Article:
The problem is that Chinese civil society is only in a nascent stage. This leaves a noticeable gap between state and society. As the political scientist Robert W. Cox points out in his 1999 article about the global prospects for civil society, this creates a problem:

There is a gap between the retreat of the state and the still small development of civil society. This space, this void, attracts other forces. One is exclusionary populism: various forms of extreme right political movements and xenophobic racism.

Although not talking specifically about China, modern China corresponds alarmingly well to Cox’s theorising; the growth in assertive nationalism is the most well-documented trend in the reform-era.

The difference between nationalism and patriotism as a motive for volunteering in China can be explored better if we track-back two years to the spring of 2008. During this period the country again experienced nationalist protests as assertive nationalism flared up against the perceived Western support for Tibet and the impact it was having on the Beijing Olympic preparations. With nationalist fervour running high, the May earthquake hit Sichuan and devastated the province. What is quite clear is that the earthquake fundamentally changed the dynamics of Chinese nationalism in 2008. Nationalistic energies were redirected from the negativity of angry xenophobia to the positivity of assertive action to help fellow citizens overcome the destructive forces of nature. It is possible to hypothesise that many of those who took part in the anti-foreign protests in March and April would have been the first to volunteer for relief work or to organise collections.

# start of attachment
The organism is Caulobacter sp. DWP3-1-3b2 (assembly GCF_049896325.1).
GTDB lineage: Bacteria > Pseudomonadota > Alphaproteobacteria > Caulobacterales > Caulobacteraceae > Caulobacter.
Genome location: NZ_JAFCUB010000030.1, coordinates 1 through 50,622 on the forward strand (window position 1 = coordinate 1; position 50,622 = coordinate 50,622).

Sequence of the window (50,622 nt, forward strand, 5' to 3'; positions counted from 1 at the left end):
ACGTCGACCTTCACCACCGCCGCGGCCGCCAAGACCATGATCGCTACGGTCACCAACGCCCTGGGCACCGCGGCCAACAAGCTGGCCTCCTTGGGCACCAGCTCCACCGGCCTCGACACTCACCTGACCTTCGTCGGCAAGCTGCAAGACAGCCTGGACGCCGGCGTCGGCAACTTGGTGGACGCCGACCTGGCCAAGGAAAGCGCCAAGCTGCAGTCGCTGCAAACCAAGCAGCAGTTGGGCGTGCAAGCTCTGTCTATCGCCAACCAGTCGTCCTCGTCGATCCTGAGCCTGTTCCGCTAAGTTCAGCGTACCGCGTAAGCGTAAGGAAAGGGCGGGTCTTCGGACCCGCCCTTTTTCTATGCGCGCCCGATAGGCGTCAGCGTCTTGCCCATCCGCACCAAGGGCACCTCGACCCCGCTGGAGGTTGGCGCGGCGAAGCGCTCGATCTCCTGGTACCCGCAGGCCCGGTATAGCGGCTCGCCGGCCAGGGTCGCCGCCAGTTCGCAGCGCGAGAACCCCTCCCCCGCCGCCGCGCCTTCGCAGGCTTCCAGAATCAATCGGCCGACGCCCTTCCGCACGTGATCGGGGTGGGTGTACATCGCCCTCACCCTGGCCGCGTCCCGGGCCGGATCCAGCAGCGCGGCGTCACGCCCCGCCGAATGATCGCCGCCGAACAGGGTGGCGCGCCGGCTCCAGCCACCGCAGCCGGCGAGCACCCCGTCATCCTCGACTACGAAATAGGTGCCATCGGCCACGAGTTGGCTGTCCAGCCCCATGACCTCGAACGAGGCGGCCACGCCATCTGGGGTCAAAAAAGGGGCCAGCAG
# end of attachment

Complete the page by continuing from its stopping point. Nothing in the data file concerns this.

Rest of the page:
If the earthquake converted nationalism from outward-looking destructive negativity into inward-looking constructive positivity then, in doing so, it decreased the possibility that assertive xenophobic nationalism would cause problems. That the two forms of nationalism, constructive and destructive, can co-exist side by side seems to be a realistic proposition. Charles de Gaulle would call them patriotism and nationalism. If this is the case then patriotism needs to be actively encouraged whilst giving nationalism little opportunity for growth. The stirring response of Chinese society to the earthquake showed that the two are not mutually incompatible; Chinese nationalism need not revolve around vandalising Japanese department stores. For Chinese society; inward-looking constructive patriotism is surely a far more healthy way to fill in the post-Mao spaces that still exist between state and society. China is a great country and it can be made greater through the healthy development of volunteerism. In order to successfully foster the growth of a culture of volunteerism; assertive, destructive nationalism must not be allowed to dominate Chinese civic-activity discourse.